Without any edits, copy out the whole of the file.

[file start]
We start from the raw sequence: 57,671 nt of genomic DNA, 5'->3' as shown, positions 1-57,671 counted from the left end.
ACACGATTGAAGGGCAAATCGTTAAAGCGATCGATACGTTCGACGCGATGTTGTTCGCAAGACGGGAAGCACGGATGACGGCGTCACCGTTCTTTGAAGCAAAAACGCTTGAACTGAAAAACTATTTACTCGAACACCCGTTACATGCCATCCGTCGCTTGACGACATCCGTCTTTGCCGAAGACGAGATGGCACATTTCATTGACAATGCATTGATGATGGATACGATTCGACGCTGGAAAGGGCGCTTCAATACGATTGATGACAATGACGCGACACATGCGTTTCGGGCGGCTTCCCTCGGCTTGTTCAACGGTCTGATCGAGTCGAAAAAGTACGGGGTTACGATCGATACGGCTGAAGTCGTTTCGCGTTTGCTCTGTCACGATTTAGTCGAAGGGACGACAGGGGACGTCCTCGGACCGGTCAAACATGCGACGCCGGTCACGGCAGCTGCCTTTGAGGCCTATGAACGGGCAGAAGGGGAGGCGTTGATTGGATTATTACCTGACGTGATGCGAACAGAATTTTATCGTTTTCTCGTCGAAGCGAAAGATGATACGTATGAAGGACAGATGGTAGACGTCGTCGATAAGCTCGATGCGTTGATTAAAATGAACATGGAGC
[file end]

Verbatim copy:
We start from the raw sequence: 57,671 nt of genomic DNA, 5'->3' as shown, positions 1-57,671 counted from the left end.
ACACGATTGAAGGGCAAATCGTTAAAGCGATCGATACGTTCGACGCGATGTTGTTCGCAAGACGGGAAGCACGGATGACGGCGTCACCGTTCTTTGAAGCAAAAACGCTTGAACTGAAAAACTATTTACTCGAACACCCGTTACATGCCATCCGTCGCTTGACGACATCCGTCTTTGCCGAAGACGAGATGGCACATTTCATTGACAATGCATTGATGATGGATACGATTCGACGCTGGAAAGGGCGCTTCAATACGATTGATGACAATGACGCGACACATGCGTTTCGGGCGGCTTCCCTCGGCTTGTTCAACGGTCTGATCGAGTCGAAAAAGTACGGGGTTACGATCGATACGGCTGAAGTCGTTTCGCGTTTGCTCTGTCACGATTTAGTCGAAGGGACGACAGGGGACGTCCTCGGACCGGTCAAACATGCGACGCCGGTCACGGCAGCTGCCTTTGAGGCCTATGAACGGGCAGAAGGGGAGGCGTTGATTGGATTATTACCTGACGTGATGCGAACAGAATTTTATCGTTTTCTCGTCGAAGCGAAAGATGATACGTATGAAGGACAGATGGTAGACGTCGTCGATAAGCTCGATGCGTTGATTAAAATGAACATGGAGC